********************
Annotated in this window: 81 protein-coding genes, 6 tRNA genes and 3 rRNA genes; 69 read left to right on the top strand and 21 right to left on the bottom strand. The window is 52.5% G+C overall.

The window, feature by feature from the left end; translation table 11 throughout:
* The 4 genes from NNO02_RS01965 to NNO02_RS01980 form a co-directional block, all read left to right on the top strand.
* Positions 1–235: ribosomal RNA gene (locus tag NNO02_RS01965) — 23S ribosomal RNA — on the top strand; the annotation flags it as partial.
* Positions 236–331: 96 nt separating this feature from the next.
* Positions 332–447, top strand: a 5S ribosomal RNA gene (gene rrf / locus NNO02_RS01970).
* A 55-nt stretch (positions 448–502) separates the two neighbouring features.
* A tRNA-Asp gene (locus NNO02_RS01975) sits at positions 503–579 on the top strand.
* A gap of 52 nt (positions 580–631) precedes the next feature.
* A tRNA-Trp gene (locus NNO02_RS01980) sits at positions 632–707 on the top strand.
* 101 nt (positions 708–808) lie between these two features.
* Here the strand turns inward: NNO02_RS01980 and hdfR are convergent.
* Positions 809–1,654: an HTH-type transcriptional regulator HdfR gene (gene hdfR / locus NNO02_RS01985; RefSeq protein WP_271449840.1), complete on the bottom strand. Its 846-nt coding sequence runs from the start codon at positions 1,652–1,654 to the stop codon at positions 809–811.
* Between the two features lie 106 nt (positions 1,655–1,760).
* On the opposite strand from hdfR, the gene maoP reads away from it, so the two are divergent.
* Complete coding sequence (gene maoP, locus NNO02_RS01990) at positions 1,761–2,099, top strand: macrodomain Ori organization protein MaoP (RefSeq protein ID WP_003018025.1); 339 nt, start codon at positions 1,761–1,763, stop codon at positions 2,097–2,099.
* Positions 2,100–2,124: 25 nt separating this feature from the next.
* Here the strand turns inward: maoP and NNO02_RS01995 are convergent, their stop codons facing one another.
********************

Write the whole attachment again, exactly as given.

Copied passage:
Annotated in this window: 81 protein-coding genes, 6 tRNA genes and 3 rRNA genes; 69 read left to right on the top strand and 21 right to left on the bottom strand. The window is 52.5% G+C overall.

The window, feature by feature from the left end; translation table 11 throughout:
* The 4 genes from NNO02_RS01965 to NNO02_RS01980 form a co-directional block, all read left to right on the top strand.
* Positions 1–235: ribosomal RNA gene (locus tag NNO02_RS01965) — 23S ribosomal RNA — on the top strand; the annotation flags it as partial.
* Positions 236–331: 96 nt separating this feature from the next.
* Positions 332–447, top strand: a 5S ribosomal RNA gene (gene rrf / locus NNO02_RS01970).
* A 55-nt stretch (positions 448–502) separates the two neighbouring features.
* A tRNA-Asp gene (locus NNO02_RS01975) sits at positions 503–579 on the top strand.
* A gap of 52 nt (positions 580–631) precedes the next feature.
* A tRNA-Trp gene (locus NNO02_RS01980) sits at positions 632–707 on the top strand.
* 101 nt (positions 708–808) lie between these two features.
* Here the strand turns inward: NNO02_RS01980 and hdfR are convergent.
* Positions 809–1,654: an HTH-type transcriptional regulator HdfR gene (gene hdfR / locus NNO02_RS01985; RefSeq protein WP_271449840.1), complete on the bottom strand. Its 846-nt coding sequence runs from the start codon at positions 1,652–1,654 to the stop codon at positions 809–811.
* Between the two features lie 106 nt (positions 1,655–1,760).
* On the opposite strand from hdfR, the gene maoP reads away from it, so the two are divergent.
* Complete coding sequence (gene maoP, locus NNO02_RS01990) at positions 1,761–2,099, top strand: macrodomain Ori organization protein MaoP (RefSeq protein ID WP_003018025.1); 339 nt, start codon at positions 1,761–1,763, stop codon at positions 2,097–2,099.
* Positions 2,100–2,124: 25 nt separating this feature from the next.
* Here the strand turns inward: maoP and NNO02_RS01995 are convergent, their stop codons facing one another.